September 22, 1988
THE PEOPLE OF THE STATE OF ILLINOIS, APPELLEE
JOSEPH YOUNG, APPELLANT
SUPREME COURT OF ILLINOIS
529 N.E.2d 497, 124 Ill. 2d 147, 124 Ill. Dec. 516 1988.IL.1420
Appeal from the Appellate Court for the First District; heard in that court on appeal from the Circuit Court of Cook County, the Hon. George M. Marovich, Judge, presiding.
JUSTICE RYAN delivered the opinion of the court. JUSTICE STAMOS took no part in the consideration or decision of this case.
DECISION OF THE COURT DELIVERED BY THE HONORABLE JUDGE RYAN
The defendant, Joseph Young, age 20, was convicted of the murder and armed robbery of Mrs. Willie Davis, age 63, at a bench trial in the circuit court of Cook County. The People sought the death penalty. Pursuant to the defendant's request, a jury was selected to consider defendant's eligibility for the death penalty and whether to impose it.
At the bifurcated penalty hearing, the jury found the defendant eligible for the death penalty, in that he was over 18 years of age and had committed a murder in the course of an armed robbery. (Ill. Rev. Stat. 1981, ch. 38, par. 9-1(b).) In the second phase of the penalty hearing, the jury was unable to unanimously agree that there were no mitigating factors sufficient to preclude the imposition of the death penalty. Accordingly, a subsequent sentencing hearing was conducted by the court, as required by statute. (Ill. Rev. Stat. 1981, ch. 38, par. 9-1(g).) The court, after considering all arguments and the presentence report, sentenced the defendant to natural life imprisonment, based on the fact that an aggravating factor listed in section 9-1(b) of the Criminal Code of 1961 was present (murder committed in the course of an armed robbery) (Ill. Rev. Stat. 1981, ch. 38, par. 9-1(b)). (See Ill. Rev. Stat. 1981, ch. 38, par. 1005-8-1(a)(1).) The court imposed an extended 60-year term for the armed robbery conviction, based on the fact that the offense was accompanied by exceptionally brutal or heinous behavior. Ill. Rev. Stat. 1981, ch. 38, par. 1005-5-3.2(b)(2).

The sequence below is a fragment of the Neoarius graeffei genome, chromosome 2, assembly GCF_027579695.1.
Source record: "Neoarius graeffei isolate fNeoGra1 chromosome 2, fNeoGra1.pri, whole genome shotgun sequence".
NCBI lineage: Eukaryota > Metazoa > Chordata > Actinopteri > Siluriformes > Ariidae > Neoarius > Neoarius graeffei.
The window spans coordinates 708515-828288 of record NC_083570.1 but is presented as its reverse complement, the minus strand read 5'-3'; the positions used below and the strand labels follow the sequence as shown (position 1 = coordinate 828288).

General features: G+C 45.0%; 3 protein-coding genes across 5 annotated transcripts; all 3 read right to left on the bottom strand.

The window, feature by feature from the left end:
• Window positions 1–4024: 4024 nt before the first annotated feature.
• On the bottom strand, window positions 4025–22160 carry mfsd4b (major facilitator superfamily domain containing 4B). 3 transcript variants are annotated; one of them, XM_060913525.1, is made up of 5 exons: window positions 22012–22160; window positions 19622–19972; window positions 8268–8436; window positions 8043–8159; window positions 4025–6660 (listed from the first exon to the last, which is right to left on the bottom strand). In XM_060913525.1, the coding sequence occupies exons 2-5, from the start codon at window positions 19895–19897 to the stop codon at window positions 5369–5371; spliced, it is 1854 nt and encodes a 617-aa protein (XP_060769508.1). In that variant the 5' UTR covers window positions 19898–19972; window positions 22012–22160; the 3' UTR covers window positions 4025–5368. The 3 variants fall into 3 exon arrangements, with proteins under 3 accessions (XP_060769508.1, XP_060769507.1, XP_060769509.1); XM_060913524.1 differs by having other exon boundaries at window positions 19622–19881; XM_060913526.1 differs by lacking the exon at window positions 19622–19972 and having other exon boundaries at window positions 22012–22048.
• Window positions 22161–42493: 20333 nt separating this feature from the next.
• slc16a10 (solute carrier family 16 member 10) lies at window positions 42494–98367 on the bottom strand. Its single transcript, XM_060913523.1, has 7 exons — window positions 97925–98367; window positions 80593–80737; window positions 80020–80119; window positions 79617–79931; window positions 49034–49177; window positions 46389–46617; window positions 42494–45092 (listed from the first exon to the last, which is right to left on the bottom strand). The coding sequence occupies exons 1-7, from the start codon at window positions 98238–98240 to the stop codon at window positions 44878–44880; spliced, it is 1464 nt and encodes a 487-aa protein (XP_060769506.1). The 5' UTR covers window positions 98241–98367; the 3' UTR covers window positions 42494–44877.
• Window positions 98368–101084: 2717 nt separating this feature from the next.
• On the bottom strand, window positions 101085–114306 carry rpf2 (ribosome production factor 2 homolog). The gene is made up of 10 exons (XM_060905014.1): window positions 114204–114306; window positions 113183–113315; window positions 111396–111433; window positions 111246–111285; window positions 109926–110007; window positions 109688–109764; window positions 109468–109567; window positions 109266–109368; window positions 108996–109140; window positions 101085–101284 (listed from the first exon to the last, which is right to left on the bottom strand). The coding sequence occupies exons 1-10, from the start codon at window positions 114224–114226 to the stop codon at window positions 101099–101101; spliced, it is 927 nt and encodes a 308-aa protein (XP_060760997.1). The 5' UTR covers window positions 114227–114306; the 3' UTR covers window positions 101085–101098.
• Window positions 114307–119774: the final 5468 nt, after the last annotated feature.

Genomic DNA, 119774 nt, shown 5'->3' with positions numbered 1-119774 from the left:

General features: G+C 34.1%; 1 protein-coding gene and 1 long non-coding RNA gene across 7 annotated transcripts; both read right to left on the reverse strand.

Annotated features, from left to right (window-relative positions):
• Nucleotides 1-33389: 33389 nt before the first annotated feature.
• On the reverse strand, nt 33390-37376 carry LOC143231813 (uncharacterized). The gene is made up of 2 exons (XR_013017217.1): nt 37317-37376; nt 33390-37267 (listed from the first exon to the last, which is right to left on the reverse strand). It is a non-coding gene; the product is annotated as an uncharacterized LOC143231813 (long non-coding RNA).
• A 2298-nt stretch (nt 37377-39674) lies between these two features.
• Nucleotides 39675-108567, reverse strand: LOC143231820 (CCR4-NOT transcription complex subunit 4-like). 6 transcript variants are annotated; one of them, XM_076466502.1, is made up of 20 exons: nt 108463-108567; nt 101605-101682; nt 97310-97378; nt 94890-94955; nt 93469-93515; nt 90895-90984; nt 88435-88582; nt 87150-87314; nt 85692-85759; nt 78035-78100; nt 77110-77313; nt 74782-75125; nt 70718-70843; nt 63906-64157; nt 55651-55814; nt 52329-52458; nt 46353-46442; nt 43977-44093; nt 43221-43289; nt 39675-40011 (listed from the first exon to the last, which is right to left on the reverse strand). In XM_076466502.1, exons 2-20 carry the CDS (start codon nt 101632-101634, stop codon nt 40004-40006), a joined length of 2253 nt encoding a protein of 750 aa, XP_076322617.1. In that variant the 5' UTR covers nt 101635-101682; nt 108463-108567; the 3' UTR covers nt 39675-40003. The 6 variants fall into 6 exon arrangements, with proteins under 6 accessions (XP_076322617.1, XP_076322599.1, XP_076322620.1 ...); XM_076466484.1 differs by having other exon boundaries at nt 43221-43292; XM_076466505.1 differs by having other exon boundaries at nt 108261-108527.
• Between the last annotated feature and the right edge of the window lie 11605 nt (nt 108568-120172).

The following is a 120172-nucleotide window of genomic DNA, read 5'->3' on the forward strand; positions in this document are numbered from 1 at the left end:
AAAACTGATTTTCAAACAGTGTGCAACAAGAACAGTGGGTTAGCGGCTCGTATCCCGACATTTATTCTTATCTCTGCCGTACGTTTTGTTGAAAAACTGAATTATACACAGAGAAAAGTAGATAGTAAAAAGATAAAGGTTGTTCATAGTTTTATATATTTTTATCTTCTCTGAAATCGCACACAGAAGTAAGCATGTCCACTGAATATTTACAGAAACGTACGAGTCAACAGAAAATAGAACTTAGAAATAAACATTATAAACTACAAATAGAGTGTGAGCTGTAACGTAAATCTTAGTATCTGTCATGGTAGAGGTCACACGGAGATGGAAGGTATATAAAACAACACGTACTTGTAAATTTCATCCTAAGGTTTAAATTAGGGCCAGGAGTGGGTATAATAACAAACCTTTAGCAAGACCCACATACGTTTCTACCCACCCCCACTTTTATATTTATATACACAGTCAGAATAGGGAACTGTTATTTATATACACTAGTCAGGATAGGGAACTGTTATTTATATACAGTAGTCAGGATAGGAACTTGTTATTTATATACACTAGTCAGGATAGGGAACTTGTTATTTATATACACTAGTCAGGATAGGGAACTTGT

The defendant appealed the convictions and the sentences. The appellate court, in a Rule 23 order (107 Ill. 2d R. 23), upheld the convictions but remanded the matter to the trial court to reconsider the sentence in view of defendant's age and because the sentence precluded any possibility of parole. (113 Ill. App. 3d 1165 (unpublished order under Supreme Court Rule 23).) Following the remand, the defendant moved the court to order a supplemental presentence investigation and report, which would relate information concerning defendant's good conduct while incarcerated. The court denied the motion. At the subsequent hearing, the court again denied a similar motion. It determined that defendant's conduct in prison had no bearing on the sentencing issues it considered at the first hearing, and that it was beyond the mandate of the appellate court's remand order. The court did allow the defendant to present witnesses and letters from prison staff in order to make a record for a potential appeal. Following this, and after hearing arguments of counsel, the Judge reaffirmed the original sentence.
The nature of and authority for the appellate court's remand are not clear. The defendant contends that the appellate court's Rule 23 order set aside or vacated the defendant's sentence and remanded the case for a resentencing hearing. The appellate court, on appeal from the affirmance of the sentence, indicated that its original Rule 23 order did not vacate the original sentence, but remanded only for a reconsideration of that sentence in light of defendant's age and the fact that the sentence precluded parole. 152 Ill. App. 3d at 364.
The authority of reviewing courts in criminal cases is set out in Rule 615(b) (107 Ill. 2d R. 615(b)). The authority of reviewing courts in civil cases is set out in Rule 366 (107 Ill. 2d R. 366). The authority in civil cases, as set out in Rule 366, is much broader and more specifically stated than is the authority of a reviewing court in criminal appeals as stated in Rule 615(b). The authority to enter an order of remandment in criminal cases is not specifically granted in Rule 615(b), but is in Rule 366. It is obvious, however, that a reviewing court has such authority in criminal cases when used in connection with other authority specifically stated in Rule 615(b). Likewise, a reviewing court has certain inherent authority, such as the authority to remand a case for a Batson hearing (whether peremptory challenges were exercised in violation of Batson v. Kentucky (1986), 476 U.S. 79, 90 L. Ed. 2d 69, 106 S. Ct. 1712). Also, section 5-5-3(d) (Ill. Rev. Stat. 1981, ch. 38, par. 1005-5-3(d)) provides that when a sentence is vacated, the case shall be remanded to the trial court.